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Foreign Exchange Markets Summary

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Submitted By fleurdeamour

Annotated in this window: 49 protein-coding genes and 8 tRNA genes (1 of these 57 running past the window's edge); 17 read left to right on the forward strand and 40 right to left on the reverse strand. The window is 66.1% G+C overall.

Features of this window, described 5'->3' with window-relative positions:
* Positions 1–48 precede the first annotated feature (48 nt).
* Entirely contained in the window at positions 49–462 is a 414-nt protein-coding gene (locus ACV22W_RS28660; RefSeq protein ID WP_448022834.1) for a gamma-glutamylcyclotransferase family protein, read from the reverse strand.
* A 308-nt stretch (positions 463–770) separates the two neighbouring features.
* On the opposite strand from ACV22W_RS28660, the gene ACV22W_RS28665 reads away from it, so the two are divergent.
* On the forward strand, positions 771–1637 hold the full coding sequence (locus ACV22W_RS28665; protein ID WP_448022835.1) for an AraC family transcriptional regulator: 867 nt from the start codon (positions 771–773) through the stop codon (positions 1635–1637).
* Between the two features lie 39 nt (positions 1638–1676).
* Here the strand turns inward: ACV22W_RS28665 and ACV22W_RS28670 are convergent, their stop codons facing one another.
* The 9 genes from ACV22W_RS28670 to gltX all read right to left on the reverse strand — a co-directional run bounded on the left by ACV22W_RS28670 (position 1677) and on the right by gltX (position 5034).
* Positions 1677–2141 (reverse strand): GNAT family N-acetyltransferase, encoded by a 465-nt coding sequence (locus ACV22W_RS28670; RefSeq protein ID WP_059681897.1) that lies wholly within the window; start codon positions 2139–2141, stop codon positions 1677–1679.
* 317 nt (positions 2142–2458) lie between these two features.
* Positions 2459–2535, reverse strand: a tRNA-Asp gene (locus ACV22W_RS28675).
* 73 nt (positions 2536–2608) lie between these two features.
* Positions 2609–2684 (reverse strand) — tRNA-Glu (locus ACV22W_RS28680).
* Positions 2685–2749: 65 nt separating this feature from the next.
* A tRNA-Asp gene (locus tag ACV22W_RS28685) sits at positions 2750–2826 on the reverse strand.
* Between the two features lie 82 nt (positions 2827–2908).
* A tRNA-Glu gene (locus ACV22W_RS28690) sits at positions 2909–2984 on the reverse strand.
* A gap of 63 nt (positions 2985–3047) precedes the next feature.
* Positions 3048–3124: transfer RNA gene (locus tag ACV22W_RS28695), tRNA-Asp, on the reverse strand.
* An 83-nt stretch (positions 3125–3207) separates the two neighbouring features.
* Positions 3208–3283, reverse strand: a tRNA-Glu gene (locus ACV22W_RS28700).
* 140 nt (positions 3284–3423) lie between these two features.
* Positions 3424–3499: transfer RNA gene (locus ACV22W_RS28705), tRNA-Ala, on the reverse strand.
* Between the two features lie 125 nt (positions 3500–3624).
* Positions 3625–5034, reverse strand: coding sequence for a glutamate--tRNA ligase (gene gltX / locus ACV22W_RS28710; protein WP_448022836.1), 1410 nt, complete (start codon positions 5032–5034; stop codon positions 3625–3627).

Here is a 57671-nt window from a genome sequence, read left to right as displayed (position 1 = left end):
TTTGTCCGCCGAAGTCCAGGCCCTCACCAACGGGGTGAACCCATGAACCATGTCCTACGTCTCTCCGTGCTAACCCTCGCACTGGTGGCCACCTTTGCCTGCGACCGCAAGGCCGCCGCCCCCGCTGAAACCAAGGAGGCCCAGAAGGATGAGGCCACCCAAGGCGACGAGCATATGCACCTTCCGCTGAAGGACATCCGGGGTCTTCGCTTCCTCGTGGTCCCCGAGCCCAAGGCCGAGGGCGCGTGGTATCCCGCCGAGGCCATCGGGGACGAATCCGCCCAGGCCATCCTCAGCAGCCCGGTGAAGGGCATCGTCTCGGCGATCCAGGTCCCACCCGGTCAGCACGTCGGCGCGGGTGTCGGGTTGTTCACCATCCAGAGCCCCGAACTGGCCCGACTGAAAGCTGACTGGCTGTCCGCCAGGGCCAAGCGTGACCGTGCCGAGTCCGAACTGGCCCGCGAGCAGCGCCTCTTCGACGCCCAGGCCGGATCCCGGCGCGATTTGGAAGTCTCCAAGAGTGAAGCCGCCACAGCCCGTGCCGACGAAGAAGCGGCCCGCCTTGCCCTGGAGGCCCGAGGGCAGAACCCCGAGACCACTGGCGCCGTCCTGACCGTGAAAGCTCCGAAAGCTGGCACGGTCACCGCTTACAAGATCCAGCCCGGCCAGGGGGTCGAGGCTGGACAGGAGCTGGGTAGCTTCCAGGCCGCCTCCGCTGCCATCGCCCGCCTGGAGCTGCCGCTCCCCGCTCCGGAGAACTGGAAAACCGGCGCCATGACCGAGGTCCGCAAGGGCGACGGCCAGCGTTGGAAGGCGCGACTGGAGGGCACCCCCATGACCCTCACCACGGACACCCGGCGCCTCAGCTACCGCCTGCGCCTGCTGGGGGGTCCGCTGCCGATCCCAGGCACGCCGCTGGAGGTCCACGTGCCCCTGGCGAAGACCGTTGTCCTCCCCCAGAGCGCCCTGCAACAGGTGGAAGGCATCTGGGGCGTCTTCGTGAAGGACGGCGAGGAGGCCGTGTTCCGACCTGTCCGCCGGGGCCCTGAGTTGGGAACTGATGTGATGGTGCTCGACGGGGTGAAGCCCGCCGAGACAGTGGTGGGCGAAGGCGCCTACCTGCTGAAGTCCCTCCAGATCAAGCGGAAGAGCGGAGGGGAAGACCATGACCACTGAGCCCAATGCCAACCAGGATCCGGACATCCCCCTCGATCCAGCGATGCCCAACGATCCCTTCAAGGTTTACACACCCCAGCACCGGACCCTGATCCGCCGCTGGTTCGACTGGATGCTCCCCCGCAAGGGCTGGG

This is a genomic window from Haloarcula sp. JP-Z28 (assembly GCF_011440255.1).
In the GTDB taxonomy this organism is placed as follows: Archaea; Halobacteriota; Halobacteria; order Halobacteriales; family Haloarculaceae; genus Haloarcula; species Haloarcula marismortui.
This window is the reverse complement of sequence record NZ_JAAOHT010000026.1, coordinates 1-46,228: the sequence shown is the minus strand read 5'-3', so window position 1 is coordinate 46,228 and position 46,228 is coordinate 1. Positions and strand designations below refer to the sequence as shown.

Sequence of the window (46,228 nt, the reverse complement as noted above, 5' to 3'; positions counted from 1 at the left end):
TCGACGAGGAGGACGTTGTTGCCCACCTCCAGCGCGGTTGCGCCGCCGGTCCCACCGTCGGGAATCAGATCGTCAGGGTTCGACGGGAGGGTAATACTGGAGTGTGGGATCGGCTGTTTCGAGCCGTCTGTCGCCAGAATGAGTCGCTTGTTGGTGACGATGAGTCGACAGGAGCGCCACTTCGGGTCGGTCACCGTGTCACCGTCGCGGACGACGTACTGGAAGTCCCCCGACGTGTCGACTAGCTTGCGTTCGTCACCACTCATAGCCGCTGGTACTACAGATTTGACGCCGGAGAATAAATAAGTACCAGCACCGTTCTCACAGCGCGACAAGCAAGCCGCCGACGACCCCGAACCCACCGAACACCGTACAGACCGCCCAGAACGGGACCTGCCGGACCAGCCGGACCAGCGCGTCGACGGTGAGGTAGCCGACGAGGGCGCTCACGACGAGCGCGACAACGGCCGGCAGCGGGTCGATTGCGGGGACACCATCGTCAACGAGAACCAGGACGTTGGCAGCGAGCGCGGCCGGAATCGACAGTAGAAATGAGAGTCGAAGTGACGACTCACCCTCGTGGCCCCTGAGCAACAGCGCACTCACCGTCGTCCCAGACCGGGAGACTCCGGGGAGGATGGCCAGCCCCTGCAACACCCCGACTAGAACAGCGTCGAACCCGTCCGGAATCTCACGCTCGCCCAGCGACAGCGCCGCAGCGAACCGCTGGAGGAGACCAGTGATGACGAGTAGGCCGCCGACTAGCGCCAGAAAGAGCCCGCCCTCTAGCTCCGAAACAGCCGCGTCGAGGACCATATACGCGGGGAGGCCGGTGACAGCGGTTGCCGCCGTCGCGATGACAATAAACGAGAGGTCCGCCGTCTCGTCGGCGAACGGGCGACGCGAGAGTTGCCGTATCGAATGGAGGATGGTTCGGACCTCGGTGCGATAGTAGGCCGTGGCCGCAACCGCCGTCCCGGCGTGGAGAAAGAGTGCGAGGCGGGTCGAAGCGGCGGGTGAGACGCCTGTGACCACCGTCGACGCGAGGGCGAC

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The functions of the gold standard was to give the worth of a countries currency a true measurement of its worth. The countries participating would measure their currency against the worth of gold. Since gold was highly sought-after, it was a fair measurement of how a currency would hold its value. The gold standard came and went, over a matter of 100 years and is no longer used today. Arguments have been made for the return of the gold standard, to no avail the fall out in the late 1970’s still carries its weight. After World War II, the Bretton Woods agreement controlled the European and American economy, with the intentions of repairing damage after the war. Eventually, the strategy failed and thus gave way for the start of the foreign exchange market and the free-floating system. The gold standard began in the early 1800’s and was used as a measurement of the worth of currency. The idea was that as gold held a certain value according to the demand and supply of itself, the currency of a country would be worth a fraction of the worth of gold. For example, if one ounce of gold was worth $100 then one U.S. dollar would be worth 1/100th of an ounce of gold. It also kept a hold on any country from printing too much money, so that it would not lose its value over time. This measurement could also be used with any metal, as in the 1800’s silver was also a precious metal (Moffatt, n.d.). During the presidency of Franklin D. Roosevelt, in 1933 the gold standard had come to an end due to the discontinuance of gold as a personal asset. Gold was no longer available for personal ownership, aside from jewelry. After this further relationship between countries currency and commodity was abruptly ended, thus putting a stop to the gold standard being used in any major economy (Moffatt, n.d.). The gold standard was viewed as a way for countries to have a...

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